“We were out at dinner last night, to the Island Pub,” she said, “And our waiter goes, ‘You’re Marti, I remember you when I was a little kid!’”

He’s in his 30s now, Miss Marti said, and he bought her a Bailey’s coffee and told her, “I still have the dictionary you drew for me.”

Miss Marti detailed how she drew illustrations into dictionaries for the departing class of fifth graders, “It took me months,” she said, estimating she did about 80 books in her free time, which was not plentiful.

She has also painted rocks, made hats and otherwise given of herself to students over the decades she’s worked there.

In her retirement, she plans to spend a lot more time working on art.

She said she might go back to teaching strictly art, but she has a long list of other projects, including a series of children’s books she has written and started illustrating, but which she said she hasn’t touched since 1988.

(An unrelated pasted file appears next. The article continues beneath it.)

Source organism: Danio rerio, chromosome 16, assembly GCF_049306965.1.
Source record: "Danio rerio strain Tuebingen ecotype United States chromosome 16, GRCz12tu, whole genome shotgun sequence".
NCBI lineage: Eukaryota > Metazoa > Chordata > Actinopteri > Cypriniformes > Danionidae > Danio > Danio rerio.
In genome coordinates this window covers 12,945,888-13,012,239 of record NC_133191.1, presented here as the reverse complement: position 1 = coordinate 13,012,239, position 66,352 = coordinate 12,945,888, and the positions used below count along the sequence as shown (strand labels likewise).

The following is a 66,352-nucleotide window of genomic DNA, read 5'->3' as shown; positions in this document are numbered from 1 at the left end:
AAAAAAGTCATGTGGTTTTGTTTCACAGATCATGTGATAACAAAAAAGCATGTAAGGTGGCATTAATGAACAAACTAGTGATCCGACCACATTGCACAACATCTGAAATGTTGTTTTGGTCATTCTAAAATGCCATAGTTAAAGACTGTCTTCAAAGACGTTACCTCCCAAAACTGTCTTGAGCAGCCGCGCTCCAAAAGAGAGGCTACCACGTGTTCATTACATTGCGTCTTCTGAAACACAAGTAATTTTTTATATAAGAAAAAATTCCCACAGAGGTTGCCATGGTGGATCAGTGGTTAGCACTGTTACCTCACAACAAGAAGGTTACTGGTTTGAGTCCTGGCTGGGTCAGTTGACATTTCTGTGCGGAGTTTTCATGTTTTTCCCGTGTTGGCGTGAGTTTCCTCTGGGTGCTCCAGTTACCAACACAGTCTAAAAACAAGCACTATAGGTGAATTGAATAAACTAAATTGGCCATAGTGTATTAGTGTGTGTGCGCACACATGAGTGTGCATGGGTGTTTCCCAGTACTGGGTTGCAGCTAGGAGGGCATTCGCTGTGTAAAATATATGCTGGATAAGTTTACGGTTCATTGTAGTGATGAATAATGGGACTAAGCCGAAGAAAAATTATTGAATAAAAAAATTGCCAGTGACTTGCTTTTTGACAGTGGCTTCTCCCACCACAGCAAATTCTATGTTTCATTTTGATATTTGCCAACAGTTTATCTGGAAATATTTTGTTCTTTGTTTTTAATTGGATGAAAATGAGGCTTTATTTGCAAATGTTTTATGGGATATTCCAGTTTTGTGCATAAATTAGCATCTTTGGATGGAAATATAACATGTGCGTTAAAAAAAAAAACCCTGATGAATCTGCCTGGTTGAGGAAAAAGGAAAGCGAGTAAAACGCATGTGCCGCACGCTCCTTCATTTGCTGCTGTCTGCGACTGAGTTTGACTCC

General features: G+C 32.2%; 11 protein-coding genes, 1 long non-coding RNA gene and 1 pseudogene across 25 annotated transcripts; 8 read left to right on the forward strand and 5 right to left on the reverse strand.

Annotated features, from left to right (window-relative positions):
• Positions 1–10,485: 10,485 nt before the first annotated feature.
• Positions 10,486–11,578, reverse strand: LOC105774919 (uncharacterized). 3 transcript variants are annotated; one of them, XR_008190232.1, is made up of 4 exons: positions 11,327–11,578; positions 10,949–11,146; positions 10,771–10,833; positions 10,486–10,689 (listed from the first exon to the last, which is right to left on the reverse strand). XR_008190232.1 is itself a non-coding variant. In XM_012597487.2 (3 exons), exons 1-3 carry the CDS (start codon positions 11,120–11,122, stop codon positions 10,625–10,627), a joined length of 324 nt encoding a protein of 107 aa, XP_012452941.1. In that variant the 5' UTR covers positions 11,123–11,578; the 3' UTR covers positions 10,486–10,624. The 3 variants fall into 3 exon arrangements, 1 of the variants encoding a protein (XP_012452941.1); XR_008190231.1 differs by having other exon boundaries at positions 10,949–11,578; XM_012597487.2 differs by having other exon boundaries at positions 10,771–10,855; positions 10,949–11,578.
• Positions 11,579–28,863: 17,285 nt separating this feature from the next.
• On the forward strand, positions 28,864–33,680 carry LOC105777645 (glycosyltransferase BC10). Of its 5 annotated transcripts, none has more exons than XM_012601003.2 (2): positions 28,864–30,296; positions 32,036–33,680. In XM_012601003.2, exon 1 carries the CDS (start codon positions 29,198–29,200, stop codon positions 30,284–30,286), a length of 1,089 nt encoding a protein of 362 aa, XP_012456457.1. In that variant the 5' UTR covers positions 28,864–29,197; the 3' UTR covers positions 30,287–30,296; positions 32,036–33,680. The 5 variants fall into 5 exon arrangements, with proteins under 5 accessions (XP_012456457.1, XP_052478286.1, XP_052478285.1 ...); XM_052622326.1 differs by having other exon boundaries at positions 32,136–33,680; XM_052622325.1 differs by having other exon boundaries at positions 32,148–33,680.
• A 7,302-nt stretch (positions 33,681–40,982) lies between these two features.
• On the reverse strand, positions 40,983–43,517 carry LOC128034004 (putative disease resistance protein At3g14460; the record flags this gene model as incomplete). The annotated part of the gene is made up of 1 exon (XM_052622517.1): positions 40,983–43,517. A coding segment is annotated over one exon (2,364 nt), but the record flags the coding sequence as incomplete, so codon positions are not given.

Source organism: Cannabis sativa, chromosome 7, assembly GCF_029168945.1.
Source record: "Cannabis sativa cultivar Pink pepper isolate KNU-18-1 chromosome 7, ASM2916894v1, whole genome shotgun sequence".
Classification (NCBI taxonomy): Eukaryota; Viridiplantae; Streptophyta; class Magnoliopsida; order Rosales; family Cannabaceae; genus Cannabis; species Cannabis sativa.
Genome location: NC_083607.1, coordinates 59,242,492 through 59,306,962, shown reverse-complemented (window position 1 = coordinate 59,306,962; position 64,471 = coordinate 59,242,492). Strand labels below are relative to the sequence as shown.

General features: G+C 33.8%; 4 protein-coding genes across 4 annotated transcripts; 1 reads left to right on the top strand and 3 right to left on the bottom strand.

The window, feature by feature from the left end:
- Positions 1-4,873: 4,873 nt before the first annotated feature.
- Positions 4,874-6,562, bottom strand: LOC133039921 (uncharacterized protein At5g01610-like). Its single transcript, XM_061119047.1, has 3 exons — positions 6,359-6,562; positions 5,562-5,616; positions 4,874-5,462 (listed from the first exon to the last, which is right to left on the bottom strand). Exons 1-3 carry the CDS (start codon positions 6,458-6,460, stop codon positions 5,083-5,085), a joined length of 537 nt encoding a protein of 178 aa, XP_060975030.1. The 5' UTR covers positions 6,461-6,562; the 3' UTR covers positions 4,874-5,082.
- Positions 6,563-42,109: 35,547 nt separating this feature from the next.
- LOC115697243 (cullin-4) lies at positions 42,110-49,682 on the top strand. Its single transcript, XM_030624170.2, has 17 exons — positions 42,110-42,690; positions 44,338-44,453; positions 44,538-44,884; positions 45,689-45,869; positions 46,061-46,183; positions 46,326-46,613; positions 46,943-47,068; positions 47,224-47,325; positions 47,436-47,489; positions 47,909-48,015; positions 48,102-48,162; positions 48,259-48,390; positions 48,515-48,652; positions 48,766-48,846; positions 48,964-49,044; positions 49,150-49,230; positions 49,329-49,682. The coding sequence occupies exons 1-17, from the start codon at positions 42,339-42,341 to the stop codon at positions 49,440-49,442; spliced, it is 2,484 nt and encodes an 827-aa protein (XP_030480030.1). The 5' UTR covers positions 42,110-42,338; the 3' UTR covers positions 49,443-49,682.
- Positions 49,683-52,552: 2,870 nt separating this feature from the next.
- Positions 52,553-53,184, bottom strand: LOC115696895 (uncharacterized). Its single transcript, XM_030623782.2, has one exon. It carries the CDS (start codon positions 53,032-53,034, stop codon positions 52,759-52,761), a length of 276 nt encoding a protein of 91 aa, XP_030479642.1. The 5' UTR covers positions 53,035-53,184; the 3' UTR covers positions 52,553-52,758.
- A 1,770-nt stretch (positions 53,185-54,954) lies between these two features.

She writes poetry as well, and has been published, and she wrote a play that was performed by students at the school for other students and for former Governor Tony Knowles and his wife — she has a plaque.

“I haven’t had time to do it all,” she said, “Because if I’m not at school, I’m out fishing.”

She also does quilting, including an intricate hand-sewn quilt project with one-inch squares, which she is making for a friend in Sitka.

Much of what she does seems to be focused outward, from giving little gifts to students to doing illustrations or crafts for friends.

She does beading, wood carving, leather tooling and paper art — including making her own paper.